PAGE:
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GE Healthcare signs cell therapy research partnership

Will work with Karolinska University Hospital to investigate clinical technology and workflow needs

GE Healthcare has struck a three-year partnership deal with Sweden's Karolinkska University Hospital to research cell therapy technology advances and workflow needs.

Karolinska University Hospital is leading several pioneering cell therapy trials for the treatment of cancer as well as neurological and metabolic disorders. 

But it faces a number of technological and regulatory challenges. The partners want to identify what new technologies are required to grow, handle, process and analyse cells, and develop “robust, reproducible and standardised protocols and workflows” for manufacturing and quality control. 

Professor Johan Permert, director for development and innovation at the Karolinska University Hospital, said he hoped the collaboration could solve problems that hinder cell therapies from becoming an established treatment. 

“By involving not only researchers and industry partners but also the public healthcare system, we are aiming to develop methods and tools that accelerate the implementation of cell therapies into standard treatment. 

“In addition, this collaboration is a first initiative to develop enhanced interaction between Karolinska University Hospital and industry, which will lead to improved care chains.”

Cell therapy, which sees cells used to replace damaged tissue or treat disease, is a burgeoning area with more than 500 studies worldwide currently at the clinical experimental phase.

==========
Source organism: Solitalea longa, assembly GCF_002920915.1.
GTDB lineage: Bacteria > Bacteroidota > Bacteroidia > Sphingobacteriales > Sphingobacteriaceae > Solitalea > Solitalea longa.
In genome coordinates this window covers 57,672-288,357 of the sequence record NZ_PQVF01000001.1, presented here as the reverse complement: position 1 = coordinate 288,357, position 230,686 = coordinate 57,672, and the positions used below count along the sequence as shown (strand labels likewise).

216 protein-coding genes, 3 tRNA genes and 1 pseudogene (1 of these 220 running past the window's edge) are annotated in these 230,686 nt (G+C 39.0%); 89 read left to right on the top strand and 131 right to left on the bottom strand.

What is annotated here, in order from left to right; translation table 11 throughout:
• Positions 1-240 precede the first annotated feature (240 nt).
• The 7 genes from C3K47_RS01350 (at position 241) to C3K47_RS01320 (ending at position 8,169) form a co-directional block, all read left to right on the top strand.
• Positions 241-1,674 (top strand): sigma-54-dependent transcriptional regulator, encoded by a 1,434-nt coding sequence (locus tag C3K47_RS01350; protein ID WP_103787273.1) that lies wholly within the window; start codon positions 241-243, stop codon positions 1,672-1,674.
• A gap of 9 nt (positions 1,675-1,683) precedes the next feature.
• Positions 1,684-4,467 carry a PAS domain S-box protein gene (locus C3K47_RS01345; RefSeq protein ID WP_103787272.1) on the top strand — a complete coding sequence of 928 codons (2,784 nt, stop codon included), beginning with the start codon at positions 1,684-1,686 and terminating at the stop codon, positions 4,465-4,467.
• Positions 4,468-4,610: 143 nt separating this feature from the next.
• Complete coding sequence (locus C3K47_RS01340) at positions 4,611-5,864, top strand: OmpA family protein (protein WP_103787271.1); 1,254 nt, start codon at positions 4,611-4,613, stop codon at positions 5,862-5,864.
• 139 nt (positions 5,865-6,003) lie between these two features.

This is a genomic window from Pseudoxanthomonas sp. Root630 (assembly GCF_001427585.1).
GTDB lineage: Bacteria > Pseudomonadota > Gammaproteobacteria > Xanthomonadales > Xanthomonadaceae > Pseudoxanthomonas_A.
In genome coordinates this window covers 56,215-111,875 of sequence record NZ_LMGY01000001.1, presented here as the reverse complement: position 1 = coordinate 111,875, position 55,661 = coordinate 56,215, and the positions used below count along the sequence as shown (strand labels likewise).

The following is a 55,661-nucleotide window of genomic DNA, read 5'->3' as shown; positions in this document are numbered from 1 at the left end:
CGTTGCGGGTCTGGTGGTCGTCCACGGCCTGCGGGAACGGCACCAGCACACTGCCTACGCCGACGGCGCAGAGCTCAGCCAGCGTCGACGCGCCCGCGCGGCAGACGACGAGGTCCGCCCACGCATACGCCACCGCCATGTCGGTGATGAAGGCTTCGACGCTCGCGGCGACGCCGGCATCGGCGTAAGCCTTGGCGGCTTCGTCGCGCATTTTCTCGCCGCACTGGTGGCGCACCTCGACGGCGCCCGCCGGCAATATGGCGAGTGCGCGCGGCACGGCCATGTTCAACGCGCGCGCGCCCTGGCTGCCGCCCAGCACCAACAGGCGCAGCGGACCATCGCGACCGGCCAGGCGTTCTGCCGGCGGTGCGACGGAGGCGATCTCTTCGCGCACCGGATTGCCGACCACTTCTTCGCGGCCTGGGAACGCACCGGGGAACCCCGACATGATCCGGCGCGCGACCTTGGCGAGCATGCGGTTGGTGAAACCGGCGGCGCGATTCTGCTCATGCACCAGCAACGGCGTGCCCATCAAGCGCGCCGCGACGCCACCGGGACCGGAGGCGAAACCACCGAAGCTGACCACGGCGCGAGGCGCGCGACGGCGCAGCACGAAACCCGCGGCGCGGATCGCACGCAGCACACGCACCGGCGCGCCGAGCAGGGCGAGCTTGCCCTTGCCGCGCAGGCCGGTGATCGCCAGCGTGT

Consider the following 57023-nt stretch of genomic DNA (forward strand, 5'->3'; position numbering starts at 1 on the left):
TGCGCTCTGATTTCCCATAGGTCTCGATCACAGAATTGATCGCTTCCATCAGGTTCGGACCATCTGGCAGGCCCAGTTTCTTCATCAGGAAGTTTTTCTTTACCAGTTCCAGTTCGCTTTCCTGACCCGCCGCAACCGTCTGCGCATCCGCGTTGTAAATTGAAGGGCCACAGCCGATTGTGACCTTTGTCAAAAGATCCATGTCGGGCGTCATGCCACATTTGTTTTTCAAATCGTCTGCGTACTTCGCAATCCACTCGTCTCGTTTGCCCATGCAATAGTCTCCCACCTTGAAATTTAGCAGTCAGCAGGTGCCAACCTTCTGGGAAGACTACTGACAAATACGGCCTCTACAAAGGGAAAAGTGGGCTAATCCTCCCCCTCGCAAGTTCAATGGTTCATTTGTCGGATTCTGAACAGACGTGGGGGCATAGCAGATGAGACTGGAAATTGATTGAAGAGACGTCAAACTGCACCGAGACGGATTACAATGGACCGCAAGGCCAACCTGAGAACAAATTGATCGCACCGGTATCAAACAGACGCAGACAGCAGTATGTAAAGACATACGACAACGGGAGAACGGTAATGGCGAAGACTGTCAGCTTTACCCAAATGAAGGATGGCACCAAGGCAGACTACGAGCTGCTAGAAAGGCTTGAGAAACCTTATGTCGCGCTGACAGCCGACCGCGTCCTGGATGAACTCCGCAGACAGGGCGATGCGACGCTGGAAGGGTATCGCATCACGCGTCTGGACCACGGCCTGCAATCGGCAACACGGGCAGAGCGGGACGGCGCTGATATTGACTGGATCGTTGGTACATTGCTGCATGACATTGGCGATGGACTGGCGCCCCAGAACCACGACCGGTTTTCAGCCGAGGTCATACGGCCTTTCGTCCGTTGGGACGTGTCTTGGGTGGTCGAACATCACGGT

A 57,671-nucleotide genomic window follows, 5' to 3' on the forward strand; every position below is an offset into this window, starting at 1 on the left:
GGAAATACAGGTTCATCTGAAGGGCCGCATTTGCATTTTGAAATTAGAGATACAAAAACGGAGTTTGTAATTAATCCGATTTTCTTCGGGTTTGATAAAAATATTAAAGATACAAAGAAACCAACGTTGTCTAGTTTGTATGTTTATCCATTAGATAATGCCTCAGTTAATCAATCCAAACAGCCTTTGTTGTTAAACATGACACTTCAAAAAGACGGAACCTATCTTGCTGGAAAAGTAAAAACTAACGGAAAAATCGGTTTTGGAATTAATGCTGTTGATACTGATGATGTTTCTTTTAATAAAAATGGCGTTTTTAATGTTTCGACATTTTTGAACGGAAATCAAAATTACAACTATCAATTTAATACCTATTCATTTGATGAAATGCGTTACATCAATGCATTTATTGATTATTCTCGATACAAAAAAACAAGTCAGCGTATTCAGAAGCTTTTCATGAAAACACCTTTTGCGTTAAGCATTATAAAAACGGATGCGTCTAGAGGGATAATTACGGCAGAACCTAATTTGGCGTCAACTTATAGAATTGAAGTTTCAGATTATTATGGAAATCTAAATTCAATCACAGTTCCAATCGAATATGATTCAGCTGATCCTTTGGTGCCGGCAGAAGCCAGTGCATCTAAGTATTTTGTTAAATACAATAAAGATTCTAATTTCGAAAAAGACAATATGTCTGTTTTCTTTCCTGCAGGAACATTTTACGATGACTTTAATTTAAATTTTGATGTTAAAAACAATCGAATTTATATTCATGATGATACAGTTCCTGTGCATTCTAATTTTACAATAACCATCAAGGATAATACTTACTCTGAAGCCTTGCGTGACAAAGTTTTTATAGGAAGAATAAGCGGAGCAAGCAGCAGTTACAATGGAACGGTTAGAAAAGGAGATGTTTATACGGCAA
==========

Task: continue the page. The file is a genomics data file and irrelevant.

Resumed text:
Dr Amr Abid, general manager cell technologies at GE Healthcare Life Sciences, said: “Cell therapy offers the hope that one day there will be treatments for diseases for which today there is no cure. Our vision at GE Healthcare is to help make that hope reality for patients and doctors by developing the technologies and workflows that will help bring cell therapy to the clinic.“

The barriers companies face when developing advanced cell therapies, such as cell-based products, was highlighted earlier this year by advisors to the European Medicines Agency (EMA).

The EMA's Committee for Advanced Therapies, an area that includes gene therapies, cell therapies and tissue-engineered products in animals, called on the regulator to do more to support firms working in the area.

"This causes a translational gap between development of these medicines and reaching later regulatory milestones," the committee writes.

It continued: "The EMA should try to close this gap by providing scientific advice, getting sponsors to meet with its Innovation Task Force, and running scientific workshops.”

23rd May 2012

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